Ghosts & Empty Sockets

My son requests four songs by
name, and when I find this one
for him he takes off

to run laps around the table
in our front room. He is two
and does this with a determined
face, like he has gone off

to solve a problem. What is dancing
if not a way to disappear?

What is song if not a trapdoor
through the ordinary. Seeing, too,
is measuring distance. How long
will he hold my hand? Or try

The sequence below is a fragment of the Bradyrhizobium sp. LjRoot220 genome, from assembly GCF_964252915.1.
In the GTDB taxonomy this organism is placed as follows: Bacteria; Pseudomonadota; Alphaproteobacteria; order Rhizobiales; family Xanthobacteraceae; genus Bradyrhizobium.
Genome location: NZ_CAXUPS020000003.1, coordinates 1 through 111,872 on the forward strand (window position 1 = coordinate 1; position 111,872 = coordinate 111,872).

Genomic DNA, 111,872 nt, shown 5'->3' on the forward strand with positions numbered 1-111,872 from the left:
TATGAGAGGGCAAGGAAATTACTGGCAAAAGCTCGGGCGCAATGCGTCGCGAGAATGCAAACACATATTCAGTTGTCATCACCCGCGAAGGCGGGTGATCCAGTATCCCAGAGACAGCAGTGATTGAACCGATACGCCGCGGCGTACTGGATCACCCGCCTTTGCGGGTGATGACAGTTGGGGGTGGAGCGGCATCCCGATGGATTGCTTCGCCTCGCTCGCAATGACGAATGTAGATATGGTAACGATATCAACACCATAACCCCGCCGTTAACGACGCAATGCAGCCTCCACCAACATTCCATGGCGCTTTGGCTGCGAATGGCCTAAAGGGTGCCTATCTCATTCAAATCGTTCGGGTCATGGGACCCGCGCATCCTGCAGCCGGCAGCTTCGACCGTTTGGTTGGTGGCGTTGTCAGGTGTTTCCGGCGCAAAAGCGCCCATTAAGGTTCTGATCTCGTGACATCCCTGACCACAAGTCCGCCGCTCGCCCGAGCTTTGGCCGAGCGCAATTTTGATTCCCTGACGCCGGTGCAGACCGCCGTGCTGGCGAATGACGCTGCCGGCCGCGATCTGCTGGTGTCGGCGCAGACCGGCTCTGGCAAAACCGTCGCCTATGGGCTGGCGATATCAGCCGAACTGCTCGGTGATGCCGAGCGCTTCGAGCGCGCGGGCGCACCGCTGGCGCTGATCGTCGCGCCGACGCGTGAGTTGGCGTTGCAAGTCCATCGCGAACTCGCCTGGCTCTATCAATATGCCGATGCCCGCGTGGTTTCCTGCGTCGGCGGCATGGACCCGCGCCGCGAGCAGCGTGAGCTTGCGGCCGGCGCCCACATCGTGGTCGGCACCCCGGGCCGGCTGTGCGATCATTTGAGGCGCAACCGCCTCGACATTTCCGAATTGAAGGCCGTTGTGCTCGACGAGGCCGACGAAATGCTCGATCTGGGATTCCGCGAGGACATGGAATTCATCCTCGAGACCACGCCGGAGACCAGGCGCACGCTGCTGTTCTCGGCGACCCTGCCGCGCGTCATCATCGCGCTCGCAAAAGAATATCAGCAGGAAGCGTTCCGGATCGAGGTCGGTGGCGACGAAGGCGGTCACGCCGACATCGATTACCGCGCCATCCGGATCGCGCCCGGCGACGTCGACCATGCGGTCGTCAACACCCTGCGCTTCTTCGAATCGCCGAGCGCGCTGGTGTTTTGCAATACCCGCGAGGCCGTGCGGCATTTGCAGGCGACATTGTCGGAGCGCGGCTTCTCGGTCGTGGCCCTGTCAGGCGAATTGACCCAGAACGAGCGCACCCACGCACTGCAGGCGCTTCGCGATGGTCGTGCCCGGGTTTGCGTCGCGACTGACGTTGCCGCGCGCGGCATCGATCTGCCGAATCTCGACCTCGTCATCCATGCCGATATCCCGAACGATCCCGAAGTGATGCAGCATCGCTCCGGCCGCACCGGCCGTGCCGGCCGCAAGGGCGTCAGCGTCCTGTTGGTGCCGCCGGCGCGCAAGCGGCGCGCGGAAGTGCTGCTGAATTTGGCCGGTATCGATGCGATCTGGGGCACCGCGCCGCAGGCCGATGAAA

to bite me? Or push food into my mouth?
Whatever frightens him—the garbage
truck, the carwash, the kindly dentist—
he metabolizes by
the following morning.

What are his tears? What are his screams,
exactly, if not a recasting of the present
in the body?

I have reason to believe we will all
be conceived and fall down
and get up to cry or dance.


Joshua Marie Wilkinson is the author of several books, including a new collection of poetry, Bad Woods (Sidebrow), and a novel, Trouble Finds You (Fonograf), both out later this year. Wilkinson is a psychotherapist and he lives in Seattle.

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